> Ben's way is often better, I think.

Absolutely.  ;-)

Vitaliy

2009\03\24@145100 by Sean Breheny

face picon face
I was going to mention that, too. Some of our marketing people use
similar methods to take photos with very large depth of field.

Sean


2009/3/24 David Harris <TakeThisOuTdpharris.....spamTakeThisOuTtelus.net>:
{Quote hidden}

> -

2009\03\24@150042 by Vitaliy

flavicon
face
David Harris wrote:
> I don't know if this has been mentoned, but there are programs available
> that will allow you to take a series of photos at different focus points
> and combine them to produce a image with increased depth of field.

Thanks for mentioning this, Dave. We used this trick years ago, without any
special software. You just overlay the photos on top of each other, and
erase the blurry parts with a large soft eraser in Photoshop. This assumes
that both the object and the camera are stationary. Although it is always
best to get as close to the desired result as possible, before the picture
leaves the camera.

However, this discussion progressed way beyond its original intent. :-) I
just wanted to mention the macro mode, which is available in most cameras
(even the very cheap ones), but is often overlooked when someone is taking
an up-close picture of a circuit board to illustrate a problem.

Vitaliy

2009\03\24@162111 by olin piclist

face picon face
Vitaliy wrote:
> I just wanted to mention the macro mode, which is available in most
> cameras (even the very cheap ones),

I bought the camera I did for the office largely because it could get really
close in macro mode.

> but is often overlooked when
> someone is taking an up-close picture of a circuit board to illustrate
> a problem.

Maybe you just discovered it, but frankly, macro mode is well known and the
obvious choice for taking pictures of small things.  To me this is in the
"blatantly obvious" catagory, and I think for most people too.


********************************************************************
Embed Inc, Littleton Massachusetts, http://www.embedinc.com/products
(978) 742-9014.  Gold level PIC consultants since 2000.

2009\03\24@162303 by Tamas Rudnai

face picon face
On Tue, Mar 24, 2009 at 4:23 PM, Paul Hutchinson
<TakeThisOuTpaullhutchinsonKILLspamspamspamyahoo.com>wrote:

> That item is often referred to as a light tent, you don't mount it to the
> lights. You put the item you're shooting inside the box and then aim the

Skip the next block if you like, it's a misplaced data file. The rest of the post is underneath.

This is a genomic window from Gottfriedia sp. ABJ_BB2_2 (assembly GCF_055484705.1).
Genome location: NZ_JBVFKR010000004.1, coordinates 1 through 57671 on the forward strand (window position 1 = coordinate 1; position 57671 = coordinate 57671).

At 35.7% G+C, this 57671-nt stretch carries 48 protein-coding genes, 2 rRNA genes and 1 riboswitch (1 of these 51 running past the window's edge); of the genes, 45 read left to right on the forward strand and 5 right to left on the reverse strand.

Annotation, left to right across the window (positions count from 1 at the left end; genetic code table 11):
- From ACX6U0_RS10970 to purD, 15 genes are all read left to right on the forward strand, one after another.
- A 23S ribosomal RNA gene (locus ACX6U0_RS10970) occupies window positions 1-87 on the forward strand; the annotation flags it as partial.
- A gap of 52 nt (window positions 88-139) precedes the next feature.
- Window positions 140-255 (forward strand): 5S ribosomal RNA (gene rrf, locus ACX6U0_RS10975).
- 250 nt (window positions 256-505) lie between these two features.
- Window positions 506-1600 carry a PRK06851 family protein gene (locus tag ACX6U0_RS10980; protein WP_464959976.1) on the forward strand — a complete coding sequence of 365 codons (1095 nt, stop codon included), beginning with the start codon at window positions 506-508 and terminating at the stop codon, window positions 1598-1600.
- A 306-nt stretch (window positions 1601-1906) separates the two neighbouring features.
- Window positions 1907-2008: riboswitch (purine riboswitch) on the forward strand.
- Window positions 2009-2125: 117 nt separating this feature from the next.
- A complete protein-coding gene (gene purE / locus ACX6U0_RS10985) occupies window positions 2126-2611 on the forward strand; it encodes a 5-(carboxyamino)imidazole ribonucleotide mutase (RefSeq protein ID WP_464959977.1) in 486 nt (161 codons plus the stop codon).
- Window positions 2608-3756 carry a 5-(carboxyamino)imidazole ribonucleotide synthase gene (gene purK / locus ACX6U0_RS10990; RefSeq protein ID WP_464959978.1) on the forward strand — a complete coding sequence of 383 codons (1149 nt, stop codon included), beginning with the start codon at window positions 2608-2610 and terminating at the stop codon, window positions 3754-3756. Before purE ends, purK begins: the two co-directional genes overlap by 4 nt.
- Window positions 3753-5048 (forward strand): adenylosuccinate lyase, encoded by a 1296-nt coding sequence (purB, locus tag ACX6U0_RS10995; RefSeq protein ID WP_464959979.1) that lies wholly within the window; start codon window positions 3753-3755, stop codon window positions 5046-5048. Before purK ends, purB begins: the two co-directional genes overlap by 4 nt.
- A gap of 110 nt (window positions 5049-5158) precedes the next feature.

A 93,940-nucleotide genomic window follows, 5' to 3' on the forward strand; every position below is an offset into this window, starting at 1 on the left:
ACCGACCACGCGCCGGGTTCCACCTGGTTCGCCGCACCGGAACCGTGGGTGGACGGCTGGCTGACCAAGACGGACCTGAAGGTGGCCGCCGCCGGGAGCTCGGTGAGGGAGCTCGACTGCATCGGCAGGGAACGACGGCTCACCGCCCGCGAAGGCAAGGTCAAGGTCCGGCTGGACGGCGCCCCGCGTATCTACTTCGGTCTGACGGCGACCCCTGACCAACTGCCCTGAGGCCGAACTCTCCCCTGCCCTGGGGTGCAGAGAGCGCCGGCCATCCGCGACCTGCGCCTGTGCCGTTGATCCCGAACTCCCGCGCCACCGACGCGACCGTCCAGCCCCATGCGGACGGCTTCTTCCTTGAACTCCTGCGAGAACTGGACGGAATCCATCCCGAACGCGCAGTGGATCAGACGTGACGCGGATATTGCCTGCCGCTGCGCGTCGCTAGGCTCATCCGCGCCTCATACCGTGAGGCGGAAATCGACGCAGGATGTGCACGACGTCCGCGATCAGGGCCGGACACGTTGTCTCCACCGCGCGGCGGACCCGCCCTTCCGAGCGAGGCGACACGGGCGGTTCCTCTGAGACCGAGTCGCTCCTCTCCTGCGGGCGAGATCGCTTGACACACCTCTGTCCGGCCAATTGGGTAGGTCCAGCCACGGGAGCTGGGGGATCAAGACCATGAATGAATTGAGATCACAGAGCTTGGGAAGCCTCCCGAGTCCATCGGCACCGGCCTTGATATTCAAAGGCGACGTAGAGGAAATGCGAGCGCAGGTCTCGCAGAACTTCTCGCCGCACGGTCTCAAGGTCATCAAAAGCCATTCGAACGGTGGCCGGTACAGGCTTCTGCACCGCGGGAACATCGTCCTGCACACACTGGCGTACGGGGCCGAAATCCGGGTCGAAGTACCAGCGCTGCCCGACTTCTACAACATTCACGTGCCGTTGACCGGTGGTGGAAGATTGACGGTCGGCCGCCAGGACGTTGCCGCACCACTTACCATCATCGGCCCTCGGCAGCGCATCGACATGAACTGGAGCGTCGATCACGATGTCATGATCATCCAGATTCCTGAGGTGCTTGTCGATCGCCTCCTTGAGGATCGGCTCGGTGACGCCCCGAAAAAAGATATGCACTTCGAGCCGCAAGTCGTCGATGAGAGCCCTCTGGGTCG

> lights so that the lighting is diffused through the tent walls.
>
> There are many DIY versions around the net here's a few samples:
>
> www.creativepro.com/article/digital-photography-how-to-building-a-lig
> ht-tent<www.creativepro.com/article/digital-photography-how-to-building-a-lig%0Aht-tent>
> http://digital-photography-school.com/how-to-make-a-inexpensive-light-tent
>
> www.strobist.blogspot.com/2006/07/how-to-diy-10-macro-photo-studio.ht
> ml<www.strobist.blogspot.com/2006/07/how-to-diy-10-macro-photo-studio.ht%0Aml>
> http://www.instructables.com/id/Super-Simple-Light-Tent/
>
> Paul Hutch
>

Hi Pal,

Thanks, then I misunderstood that description. What I would really need is
like a paper or a silk in front of the lights which spreads the light over
the room instead of direct lighting it. Maybe I just need to bend a steel
wire as a frame and fix a piece of paper on it with a tape.

Thanks anyway,
Tamas

--
http://www.mcuhobby.com

2009\03\24@162809 by Benjamin Grant

flavicon
face
this is now a very long post with many people interested, so, per usual olin
if you're not interested, stop responding. However, as a.) people
consistently post subpar pictures of circuits and b.) people have had a lot
of interest in this post, the fact that you are disinterested is largely
irrelevant. My congratulations on your discovery of macro mode prior to
vitaly, i'm not sure what other response you'd like to your post.

On Tue, Mar 24, 2009 at 4:23 PM, Olin Lathrop <.....olin_piclistspamRemoveMEembedinc.com>wrote:

{Quote hidden}

> -

2009\03\24@163715 by William \Chops\ Westfield

face picon face

On Mar 24, 2009, at 1:22 PM, Tamas Rudnai wrote:

> What I would really need is
> like a paper or a silk in front of the lights which spreads the  
> light over
> the room instead of direct lighting it. Maybe I just need to bend a  
> steel
> wire as a frame and fix a piece of paper on it with a tape.

Better consider CFLs instead of those 500W halogens, OR think about  
fiberglass "paper", OR add a good fire extinguisher to your list of  
purchases...

There is of course specialized lighting equipment just for  
photography. It tends to NOT look like ANY other lights you've ever  
seen, and be priced accordingly :-(

Why do you want to spread the light over the entire room?

BillW

2009\03\24@180245 by Michael Algernon

flavicon
face
Be careful BG or you may be labeled as "silly" by Olin.
MA

{Quote hidden}

 WFT Electronics
Denver, CO   720 222 1309
" dent the UNIVERSE "

All ideas, text, drawings and audio , that are originated by WFT  
Electronics ( and it's principals ),  that are included with this  
signature text are to be deemed to be released to the public domain as  
of the date of this communication .

2009\03\24@180624 by Tamas Rudnai

face picon face
On Tue, Mar 24, 2009 at 8:37 PM, William "Chops" Westfield
<spamBeGonewestfw@spam@spamspam_OUTmac.com>wrote:

> Better consider CFLs instead of those 500W halogens, OR think about
> fiberglass "paper", OR add a good fire extinguisher to your list of
> purchases...
>

Yes, I was aware of the heat, not sure the distance have to keep between the